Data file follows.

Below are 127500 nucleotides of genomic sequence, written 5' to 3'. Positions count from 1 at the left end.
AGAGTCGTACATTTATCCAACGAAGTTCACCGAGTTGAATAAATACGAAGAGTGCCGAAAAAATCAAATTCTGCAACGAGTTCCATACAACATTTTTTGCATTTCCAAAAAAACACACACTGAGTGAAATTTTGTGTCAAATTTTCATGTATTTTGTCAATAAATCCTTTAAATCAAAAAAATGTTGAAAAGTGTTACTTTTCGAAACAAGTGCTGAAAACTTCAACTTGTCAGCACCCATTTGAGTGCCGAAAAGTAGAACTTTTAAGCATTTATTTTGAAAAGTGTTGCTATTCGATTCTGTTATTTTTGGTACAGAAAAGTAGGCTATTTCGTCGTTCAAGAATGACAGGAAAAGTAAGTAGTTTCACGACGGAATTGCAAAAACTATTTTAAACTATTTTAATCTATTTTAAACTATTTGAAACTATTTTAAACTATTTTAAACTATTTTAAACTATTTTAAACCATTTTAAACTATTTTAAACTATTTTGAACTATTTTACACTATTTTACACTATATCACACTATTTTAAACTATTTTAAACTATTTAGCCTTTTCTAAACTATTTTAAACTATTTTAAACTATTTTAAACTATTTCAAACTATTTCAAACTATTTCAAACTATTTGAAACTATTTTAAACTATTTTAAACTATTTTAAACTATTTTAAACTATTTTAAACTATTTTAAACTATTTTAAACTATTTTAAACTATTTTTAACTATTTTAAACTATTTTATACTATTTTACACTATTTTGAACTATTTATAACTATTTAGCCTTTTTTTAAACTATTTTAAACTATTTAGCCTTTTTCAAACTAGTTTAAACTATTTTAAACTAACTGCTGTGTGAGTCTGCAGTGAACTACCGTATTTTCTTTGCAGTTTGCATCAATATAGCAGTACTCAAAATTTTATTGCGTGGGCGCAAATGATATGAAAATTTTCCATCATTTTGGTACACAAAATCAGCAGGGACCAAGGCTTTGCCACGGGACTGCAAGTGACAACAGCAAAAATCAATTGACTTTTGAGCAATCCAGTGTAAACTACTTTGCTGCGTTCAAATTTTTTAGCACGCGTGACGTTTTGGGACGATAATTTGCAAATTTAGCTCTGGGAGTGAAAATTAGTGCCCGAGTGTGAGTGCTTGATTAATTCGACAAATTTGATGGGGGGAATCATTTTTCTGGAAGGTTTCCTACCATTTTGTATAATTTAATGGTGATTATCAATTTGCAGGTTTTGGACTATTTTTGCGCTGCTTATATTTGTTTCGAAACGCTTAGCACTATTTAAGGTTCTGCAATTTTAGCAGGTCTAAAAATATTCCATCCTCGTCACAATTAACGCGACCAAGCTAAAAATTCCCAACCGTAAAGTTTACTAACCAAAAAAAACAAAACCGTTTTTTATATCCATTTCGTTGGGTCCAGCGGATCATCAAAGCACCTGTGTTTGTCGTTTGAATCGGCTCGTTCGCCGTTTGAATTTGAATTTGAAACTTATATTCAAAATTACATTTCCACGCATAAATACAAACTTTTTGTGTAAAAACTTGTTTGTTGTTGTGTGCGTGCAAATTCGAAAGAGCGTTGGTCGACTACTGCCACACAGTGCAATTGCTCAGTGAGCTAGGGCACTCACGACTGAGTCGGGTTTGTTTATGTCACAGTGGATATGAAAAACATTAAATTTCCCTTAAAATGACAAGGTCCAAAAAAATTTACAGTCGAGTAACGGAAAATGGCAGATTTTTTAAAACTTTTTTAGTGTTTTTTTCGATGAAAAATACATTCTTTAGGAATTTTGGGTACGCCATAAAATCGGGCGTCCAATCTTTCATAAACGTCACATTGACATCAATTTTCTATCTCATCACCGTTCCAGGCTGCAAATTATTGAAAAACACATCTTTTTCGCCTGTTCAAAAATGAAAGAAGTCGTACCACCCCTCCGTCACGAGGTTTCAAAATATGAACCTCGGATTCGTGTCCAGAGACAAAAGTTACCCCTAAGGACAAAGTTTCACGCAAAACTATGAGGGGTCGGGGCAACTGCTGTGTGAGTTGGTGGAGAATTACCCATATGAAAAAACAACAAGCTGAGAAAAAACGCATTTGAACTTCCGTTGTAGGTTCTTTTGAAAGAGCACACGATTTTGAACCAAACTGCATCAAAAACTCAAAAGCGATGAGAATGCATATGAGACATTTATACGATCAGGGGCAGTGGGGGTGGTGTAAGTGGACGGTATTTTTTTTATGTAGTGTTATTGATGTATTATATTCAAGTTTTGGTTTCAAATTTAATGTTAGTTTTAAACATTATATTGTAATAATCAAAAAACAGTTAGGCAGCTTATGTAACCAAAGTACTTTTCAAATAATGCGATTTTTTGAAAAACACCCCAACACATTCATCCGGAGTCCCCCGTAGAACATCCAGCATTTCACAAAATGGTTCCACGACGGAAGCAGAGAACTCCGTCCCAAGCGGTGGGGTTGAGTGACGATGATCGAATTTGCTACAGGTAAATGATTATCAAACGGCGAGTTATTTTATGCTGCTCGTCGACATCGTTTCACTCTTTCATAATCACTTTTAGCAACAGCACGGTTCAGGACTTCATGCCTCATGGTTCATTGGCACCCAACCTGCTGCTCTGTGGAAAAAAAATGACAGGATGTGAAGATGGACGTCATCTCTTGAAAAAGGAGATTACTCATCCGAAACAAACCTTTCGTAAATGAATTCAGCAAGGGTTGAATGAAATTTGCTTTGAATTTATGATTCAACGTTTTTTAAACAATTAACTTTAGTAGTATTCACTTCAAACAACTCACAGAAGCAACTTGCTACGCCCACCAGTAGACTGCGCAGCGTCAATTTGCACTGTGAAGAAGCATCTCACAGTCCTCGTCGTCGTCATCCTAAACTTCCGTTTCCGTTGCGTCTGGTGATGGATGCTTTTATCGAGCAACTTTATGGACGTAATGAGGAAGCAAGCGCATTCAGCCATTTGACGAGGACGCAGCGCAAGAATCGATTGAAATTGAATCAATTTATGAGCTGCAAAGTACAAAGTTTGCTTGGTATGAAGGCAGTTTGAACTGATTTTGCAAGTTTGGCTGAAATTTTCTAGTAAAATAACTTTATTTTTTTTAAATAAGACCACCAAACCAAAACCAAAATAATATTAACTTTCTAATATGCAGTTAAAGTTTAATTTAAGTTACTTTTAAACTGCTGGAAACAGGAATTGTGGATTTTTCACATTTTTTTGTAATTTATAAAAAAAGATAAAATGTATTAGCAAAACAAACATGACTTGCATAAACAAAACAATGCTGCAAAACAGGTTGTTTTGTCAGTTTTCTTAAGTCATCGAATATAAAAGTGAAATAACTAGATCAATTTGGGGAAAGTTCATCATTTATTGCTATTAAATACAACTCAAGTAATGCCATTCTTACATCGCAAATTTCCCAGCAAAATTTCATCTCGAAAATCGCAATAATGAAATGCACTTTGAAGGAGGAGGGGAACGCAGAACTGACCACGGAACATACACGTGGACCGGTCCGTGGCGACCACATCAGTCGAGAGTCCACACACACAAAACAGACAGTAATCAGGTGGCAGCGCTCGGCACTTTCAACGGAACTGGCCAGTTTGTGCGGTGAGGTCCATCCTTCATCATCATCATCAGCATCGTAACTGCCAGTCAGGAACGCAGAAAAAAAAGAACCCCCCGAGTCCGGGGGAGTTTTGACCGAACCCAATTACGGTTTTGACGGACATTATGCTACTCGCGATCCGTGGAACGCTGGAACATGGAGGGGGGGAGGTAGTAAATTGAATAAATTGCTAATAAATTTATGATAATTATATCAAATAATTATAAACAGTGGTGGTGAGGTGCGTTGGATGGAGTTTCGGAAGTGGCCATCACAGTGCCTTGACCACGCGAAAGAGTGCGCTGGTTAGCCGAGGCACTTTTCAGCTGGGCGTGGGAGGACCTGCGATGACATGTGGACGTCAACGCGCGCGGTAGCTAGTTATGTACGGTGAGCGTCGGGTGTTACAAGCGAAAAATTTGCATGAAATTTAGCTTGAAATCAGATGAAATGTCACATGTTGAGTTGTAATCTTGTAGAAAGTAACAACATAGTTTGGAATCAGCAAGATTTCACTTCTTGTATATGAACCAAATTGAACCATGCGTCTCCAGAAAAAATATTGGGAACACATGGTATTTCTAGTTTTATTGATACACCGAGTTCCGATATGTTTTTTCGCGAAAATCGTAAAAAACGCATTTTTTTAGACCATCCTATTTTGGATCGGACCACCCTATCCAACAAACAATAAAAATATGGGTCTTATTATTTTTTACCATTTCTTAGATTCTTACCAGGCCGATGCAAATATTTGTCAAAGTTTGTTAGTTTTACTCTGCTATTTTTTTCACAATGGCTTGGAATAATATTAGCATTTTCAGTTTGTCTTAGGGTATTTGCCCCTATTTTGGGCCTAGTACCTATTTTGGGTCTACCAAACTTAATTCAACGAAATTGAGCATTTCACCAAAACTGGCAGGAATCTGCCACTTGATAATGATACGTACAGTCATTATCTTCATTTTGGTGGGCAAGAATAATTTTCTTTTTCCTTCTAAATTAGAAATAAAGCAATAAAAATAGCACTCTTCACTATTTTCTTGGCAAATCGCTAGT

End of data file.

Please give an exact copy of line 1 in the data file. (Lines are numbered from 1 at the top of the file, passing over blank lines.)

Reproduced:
Below are 127500 nucleotides of genomic sequence, written 5' to 3'. Positions count from 1 at the left end.